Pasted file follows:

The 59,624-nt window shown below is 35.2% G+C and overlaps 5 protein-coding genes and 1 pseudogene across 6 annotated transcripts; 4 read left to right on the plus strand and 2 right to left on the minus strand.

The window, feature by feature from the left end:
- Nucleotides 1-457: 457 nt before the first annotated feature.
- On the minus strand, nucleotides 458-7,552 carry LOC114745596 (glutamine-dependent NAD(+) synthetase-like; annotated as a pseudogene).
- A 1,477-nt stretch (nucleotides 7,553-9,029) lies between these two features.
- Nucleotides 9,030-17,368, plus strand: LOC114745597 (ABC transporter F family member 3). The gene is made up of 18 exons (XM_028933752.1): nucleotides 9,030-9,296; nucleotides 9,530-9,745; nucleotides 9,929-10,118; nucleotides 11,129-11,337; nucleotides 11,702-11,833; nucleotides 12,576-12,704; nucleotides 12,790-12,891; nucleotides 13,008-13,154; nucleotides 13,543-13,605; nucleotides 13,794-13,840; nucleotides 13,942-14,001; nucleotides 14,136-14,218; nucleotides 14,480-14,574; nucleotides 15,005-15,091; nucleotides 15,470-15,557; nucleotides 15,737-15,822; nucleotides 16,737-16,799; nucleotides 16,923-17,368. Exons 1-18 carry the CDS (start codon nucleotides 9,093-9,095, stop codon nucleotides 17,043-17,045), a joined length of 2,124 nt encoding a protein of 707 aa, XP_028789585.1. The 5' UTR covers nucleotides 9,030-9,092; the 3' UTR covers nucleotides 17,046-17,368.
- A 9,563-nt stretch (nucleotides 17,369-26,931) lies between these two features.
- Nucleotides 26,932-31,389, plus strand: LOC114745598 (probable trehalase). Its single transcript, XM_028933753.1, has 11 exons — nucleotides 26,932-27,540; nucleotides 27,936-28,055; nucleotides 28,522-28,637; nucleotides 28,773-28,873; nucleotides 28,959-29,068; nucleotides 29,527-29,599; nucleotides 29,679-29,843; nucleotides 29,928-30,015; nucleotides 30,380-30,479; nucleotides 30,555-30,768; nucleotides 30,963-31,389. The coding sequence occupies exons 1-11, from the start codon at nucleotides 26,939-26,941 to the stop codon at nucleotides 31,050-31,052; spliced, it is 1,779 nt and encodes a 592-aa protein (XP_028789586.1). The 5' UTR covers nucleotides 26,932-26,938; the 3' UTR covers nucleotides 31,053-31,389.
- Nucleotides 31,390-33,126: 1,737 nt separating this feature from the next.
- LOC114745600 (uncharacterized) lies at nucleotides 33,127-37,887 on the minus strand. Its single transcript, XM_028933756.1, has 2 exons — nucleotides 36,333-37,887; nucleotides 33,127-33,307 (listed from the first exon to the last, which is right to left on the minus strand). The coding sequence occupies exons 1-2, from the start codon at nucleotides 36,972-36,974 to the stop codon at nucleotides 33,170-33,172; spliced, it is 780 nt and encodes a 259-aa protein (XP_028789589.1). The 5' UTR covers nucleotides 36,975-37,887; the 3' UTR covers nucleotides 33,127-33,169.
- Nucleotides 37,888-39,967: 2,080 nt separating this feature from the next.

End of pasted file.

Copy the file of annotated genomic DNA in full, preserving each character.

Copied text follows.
The 59,624-nt window shown below is 35.2% G+C and overlaps 5 protein-coding genes and 1 pseudogene across 6 annotated transcripts; 4 read left to right on the plus strand and 2 right to left on the minus strand.

The window, feature by feature from the left end:
- Nucleotides 1-457: 457 nt before the first annotated feature.
- On the minus strand, nucleotides 458-7,552 carry LOC114745596 (glutamine-dependent NAD(+) synthetase-like; annotated as a pseudogene).
- A 1,477-nt stretch (nucleotides 7,553-9,029) lies between these two features.
- Nucleotides 9,030-17,368, plus strand: LOC114745597 (ABC transporter F family member 3). The gene is made up of 18 exons (XM_028933752.1): nucleotides 9,030-9,296; nucleotides 9,530-9,745; nucleotides 9,929-10,118; nucleotides 11,129-11,337; nucleotides 11,702-11,833; nucleotides 12,576-12,704; nucleotides 12,790-12,891; nucleotides 13,008-13,154; nucleotides 13,543-13,605; nucleotides 13,794-13,840; nucleotides 13,942-14,001; nucleotides 14,136-14,218; nucleotides 14,480-14,574; nucleotides 15,005-15,091; nucleotides 15,470-15,557; nucleotides 15,737-15,822; nucleotides 16,737-16,799; nucleotides 16,923-17,368. Exons 1-18 carry the CDS (start codon nucleotides 9,093-9,095, stop codon nucleotides 17,043-17,045), a joined length of 2,124 nt encoding a protein of 707 aa, XP_028789585.1. The 5' UTR covers nucleotides 9,030-9,092; the 3' UTR covers nucleotides 17,046-17,368.
- A 9,563-nt stretch (nucleotides 17,369-26,931) lies between these two features.
- Nucleotides 26,932-31,389, plus strand: LOC114745598 (probable trehalase). Its single transcript, XM_028933753.1, has 11 exons — nucleotides 26,932-27,540; nucleotides 27,936-28,055; nucleotides 28,522-28,637; nucleotides 28,773-28,873; nucleotides 28,959-29,068; nucleotides 29,527-29,599; nucleotides 29,679-29,843; nucleotides 29,928-30,015; nucleotides 30,380-30,479; nucleotides 30,555-30,768; nucleotides 30,963-31,389. The coding sequence occupies exons 1-11, from the start codon at nucleotides 26,939-26,941 to the stop codon at nucleotides 31,050-31,052; spliced, it is 1,779 nt and encodes a 592-aa protein (XP_028789586.1). The 5' UTR covers nucleotides 26,932-26,938; the 3' UTR covers nucleotides 31,053-31,389.
- Nucleotides 31,390-33,126: 1,737 nt separating this feature from the next.
- LOC114745600 (uncharacterized) lies at nucleotides 33,127-37,887 on the minus strand. Its single transcript, XM_028933756.1, has 2 exons — nucleotides 36,333-37,887; nucleotides 33,127-33,307 (listed from the first exon to the last, which is right to left on the minus strand). The coding sequence occupies exons 1-2, from the start codon at nucleotides 36,972-36,974 to the stop codon at nucleotides 33,170-33,172; spliced, it is 780 nt and encodes a 259-aa protein (XP_028789589.1). The 5' UTR covers nucleotides 36,975-37,887; the 3' UTR covers nucleotides 33,127-33,169.
- Nucleotides 37,888-39,967: 2,080 nt separating this feature from the next.